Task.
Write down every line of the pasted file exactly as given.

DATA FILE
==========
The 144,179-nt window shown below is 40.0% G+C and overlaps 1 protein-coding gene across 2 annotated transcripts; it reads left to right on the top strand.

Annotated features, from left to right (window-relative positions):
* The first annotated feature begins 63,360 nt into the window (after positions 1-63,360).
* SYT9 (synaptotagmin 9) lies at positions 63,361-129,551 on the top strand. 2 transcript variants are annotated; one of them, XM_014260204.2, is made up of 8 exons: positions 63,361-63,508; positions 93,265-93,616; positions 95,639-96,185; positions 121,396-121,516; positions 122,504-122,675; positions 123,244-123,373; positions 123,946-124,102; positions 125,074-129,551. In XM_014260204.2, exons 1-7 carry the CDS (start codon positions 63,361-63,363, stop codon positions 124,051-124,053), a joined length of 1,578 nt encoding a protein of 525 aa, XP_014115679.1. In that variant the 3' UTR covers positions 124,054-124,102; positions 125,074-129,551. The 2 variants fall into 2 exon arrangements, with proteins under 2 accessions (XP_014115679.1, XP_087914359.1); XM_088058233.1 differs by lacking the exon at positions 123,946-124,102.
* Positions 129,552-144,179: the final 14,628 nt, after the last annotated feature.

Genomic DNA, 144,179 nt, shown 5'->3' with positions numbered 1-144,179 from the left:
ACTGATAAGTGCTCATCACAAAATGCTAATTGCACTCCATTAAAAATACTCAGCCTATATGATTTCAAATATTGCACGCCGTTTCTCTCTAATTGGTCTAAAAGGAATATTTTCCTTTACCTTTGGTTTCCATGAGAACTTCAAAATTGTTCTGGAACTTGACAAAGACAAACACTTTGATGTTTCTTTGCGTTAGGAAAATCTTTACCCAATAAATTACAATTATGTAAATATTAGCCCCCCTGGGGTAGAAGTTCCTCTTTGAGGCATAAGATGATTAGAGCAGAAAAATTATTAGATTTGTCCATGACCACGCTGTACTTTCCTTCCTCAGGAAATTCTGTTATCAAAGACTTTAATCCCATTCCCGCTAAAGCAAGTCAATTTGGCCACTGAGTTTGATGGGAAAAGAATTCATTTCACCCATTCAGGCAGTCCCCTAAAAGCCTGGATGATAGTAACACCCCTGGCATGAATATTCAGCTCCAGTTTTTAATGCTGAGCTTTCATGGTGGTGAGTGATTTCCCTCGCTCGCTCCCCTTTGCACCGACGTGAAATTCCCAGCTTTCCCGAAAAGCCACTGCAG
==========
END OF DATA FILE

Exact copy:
The 144,179-nt window shown below is 40.0% G+C and overlaps 1 protein-coding gene across 2 annotated transcripts; it reads left to right on the top strand.

Annotated features, from left to right (window-relative positions):
* The first annotated feature begins 63,360 nt into the window (after positions 1-63,360).
* SYT9 (synaptotagmin 9) lies at positions 63,361-129,551 on the top strand. 2 transcript variants are annotated; one of them, XM_014260204.2, is made up of 8 exons: positions 63,361-63,508; positions 93,265-93,616; positions 95,639-96,185; positions 121,396-121,516; positions 122,504-122,675; positions 123,244-123,373; positions 123,946-124,102; positions 125,074-129,551. In XM_014260204.2, exons 1-7 carry the CDS (start codon positions 63,361-63,363, stop codon positions 124,051-124,053), a joined length of 1,578 nt encoding a protein of 525 aa, XP_014115679.1. In that variant the 3' UTR covers positions 124,054-124,102; positions 125,074-129,551. The 2 variants fall into 2 exon arrangements, with proteins under 2 accessions (XP_014115679.1, XP_087914359.1); XM_088058233.1 differs by lacking the exon at positions 123,946-124,102.
* Positions 129,552-144,179: the final 14,628 nt, after the last annotated feature.

Genomic DNA, 144,179 nt, shown 5'->3' with positions numbered 1-144,179 from the left:
ACTGATAAGTGCTCATCACAAAATGCTAATTGCACTCCATTAAAAATACTCAGCCTATATGATTTCAAATATTGCACGCCGTTTCTCTCTAATTGGTCTAAAAGGAATATTTTCCTTTACCTTTGGTTTCCATGAGAACTTCAAAATTGTTCTGGAACTTGACAAAGACAAACACTTTGATGTTTCTTTGCGTTAGGAAAATCTTTACCCAATAAATTACAATTATGTAAATATTAGCCCCCCTGGGGTAGAAGTTCCTCTTTGAGGCATAAGATGATTAGAGCAGAAAAATTATTAGATTTGTCCATGACCACGCTGTACTTTCCTTCCTCAGGAAATTCTGTTATCAAAGACTTTAATCCCATTCCCGCTAAAGCAAGTCAATTTGGCCACTGAGTTTGATGGGAAAAGAATTCATTTCACCCATTCAGGCAGTCCCCTAAAAGCCTGGATGATAGTAACACCCCTGGCATGAATATTCAGCTCCAGTTTTTAATGCTGAGCTTTCATGGTGGTGAGTGATTTCCCTCGCTCGCTCCCCTTTGCACCGACGTGAAATTCCCAGCTTTCCCGAAAAGCCACTGCAG